Figure 3: Solar Industry Employment by Sector  (The Solar Foundation)
As early as 2007 China became the world’s largest producer of solar PV cells, and has since come to dominate PV module (also called solar panel) and silicon wafer production. The nation is moving towards dominance of polysilicon production and inverter manufacturing, and is even making progress in producing the equipment used to make solar cells and modules.

Chinese plans to dominate solar manufacturing can be seen as early as a 2005 renewable energy law and the 11th five-year plan for the years 2006-2010. The Chinese government named PV manufacturing as a key export industry, set goals for manufacturing and R&D, and deployed a wide range of financial support including low-interest loans, tax benefits, and cheap prices for land, with support at every level — national, provincial and municipal.8 Until 2009 the Chinese solar market was so small as to be irrelevant on the global scale, meaning that virtually all of these products were intended for export.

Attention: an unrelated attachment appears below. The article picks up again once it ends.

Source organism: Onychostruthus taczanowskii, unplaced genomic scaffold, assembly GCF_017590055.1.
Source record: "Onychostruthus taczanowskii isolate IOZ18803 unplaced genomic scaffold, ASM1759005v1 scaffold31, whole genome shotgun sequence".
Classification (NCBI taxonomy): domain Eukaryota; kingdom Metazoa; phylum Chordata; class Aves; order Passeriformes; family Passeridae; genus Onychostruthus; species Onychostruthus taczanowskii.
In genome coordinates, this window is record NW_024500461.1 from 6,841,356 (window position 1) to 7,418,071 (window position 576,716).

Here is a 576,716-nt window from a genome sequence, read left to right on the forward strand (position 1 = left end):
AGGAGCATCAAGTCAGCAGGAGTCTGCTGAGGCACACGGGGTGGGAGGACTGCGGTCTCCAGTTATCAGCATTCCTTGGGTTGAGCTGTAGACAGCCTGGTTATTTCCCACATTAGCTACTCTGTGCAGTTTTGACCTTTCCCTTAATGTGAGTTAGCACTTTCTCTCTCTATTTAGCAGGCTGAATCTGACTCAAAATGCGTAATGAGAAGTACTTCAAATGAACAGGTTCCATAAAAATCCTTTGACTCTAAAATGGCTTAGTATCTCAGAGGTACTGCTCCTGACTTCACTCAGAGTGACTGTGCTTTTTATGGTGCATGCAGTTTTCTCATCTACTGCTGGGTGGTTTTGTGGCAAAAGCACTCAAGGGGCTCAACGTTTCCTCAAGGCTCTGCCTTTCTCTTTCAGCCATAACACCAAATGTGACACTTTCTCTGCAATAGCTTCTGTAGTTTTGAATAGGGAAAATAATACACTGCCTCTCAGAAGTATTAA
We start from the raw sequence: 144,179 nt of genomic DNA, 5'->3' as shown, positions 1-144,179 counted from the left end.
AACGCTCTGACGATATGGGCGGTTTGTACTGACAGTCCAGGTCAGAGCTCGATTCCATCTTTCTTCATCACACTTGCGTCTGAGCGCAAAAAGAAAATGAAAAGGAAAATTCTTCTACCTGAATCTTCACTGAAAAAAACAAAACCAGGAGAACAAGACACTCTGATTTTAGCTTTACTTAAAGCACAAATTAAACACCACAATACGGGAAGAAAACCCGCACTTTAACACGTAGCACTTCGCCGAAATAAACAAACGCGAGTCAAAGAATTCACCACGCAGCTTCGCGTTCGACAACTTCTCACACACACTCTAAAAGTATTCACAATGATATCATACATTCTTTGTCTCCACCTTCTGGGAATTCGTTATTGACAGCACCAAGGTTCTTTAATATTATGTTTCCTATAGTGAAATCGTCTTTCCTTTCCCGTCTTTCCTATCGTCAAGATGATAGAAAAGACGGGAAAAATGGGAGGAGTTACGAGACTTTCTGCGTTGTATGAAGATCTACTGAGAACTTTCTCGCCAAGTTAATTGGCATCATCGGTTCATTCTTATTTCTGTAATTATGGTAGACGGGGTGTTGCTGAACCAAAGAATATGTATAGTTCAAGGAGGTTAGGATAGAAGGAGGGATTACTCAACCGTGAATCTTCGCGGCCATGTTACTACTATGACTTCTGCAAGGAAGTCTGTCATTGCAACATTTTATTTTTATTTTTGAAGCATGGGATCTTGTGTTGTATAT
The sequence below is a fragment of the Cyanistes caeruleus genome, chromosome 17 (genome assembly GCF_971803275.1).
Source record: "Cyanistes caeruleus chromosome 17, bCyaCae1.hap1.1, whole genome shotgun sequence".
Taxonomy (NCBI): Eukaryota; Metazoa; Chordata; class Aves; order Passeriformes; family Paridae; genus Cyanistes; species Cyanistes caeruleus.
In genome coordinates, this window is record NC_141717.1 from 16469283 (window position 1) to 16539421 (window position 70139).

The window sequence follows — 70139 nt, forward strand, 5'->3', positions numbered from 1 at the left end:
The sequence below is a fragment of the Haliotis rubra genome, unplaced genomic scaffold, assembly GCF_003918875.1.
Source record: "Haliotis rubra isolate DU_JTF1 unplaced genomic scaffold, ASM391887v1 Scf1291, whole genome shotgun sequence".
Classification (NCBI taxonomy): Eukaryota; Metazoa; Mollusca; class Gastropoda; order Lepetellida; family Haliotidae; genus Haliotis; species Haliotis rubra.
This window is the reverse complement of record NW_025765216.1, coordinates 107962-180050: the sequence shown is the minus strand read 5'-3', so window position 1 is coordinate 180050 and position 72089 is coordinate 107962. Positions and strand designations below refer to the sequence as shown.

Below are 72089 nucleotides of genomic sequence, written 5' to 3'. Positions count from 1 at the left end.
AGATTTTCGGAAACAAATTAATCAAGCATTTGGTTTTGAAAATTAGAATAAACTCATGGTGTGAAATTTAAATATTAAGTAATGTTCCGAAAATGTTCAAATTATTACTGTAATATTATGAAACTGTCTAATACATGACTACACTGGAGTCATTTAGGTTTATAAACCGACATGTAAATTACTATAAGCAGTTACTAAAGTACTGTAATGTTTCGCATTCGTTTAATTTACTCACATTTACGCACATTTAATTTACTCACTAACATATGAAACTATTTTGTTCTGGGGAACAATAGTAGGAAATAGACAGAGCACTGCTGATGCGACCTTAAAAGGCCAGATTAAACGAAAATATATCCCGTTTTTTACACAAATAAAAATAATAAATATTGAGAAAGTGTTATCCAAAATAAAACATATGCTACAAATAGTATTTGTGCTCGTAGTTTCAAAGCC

Following the lead of the government, Chinese entrepreneurs set up massive factories. These companies became the world’s largest solar panel brands, including Suntech, Yingli Green Energy, Trina Solar and JinkoSolar. These and dozens of other companies built far more manufacturing capacity than the global market could bear, and beginning in 2011 a global oversupply of solar panels was driving prices below the cost of production.

The resulting impact on Western solar panel makers was harsh, and without the low costs and credit from state-run banks that Chinese producers received, most European and American solar panel makers went out of business over the next three years.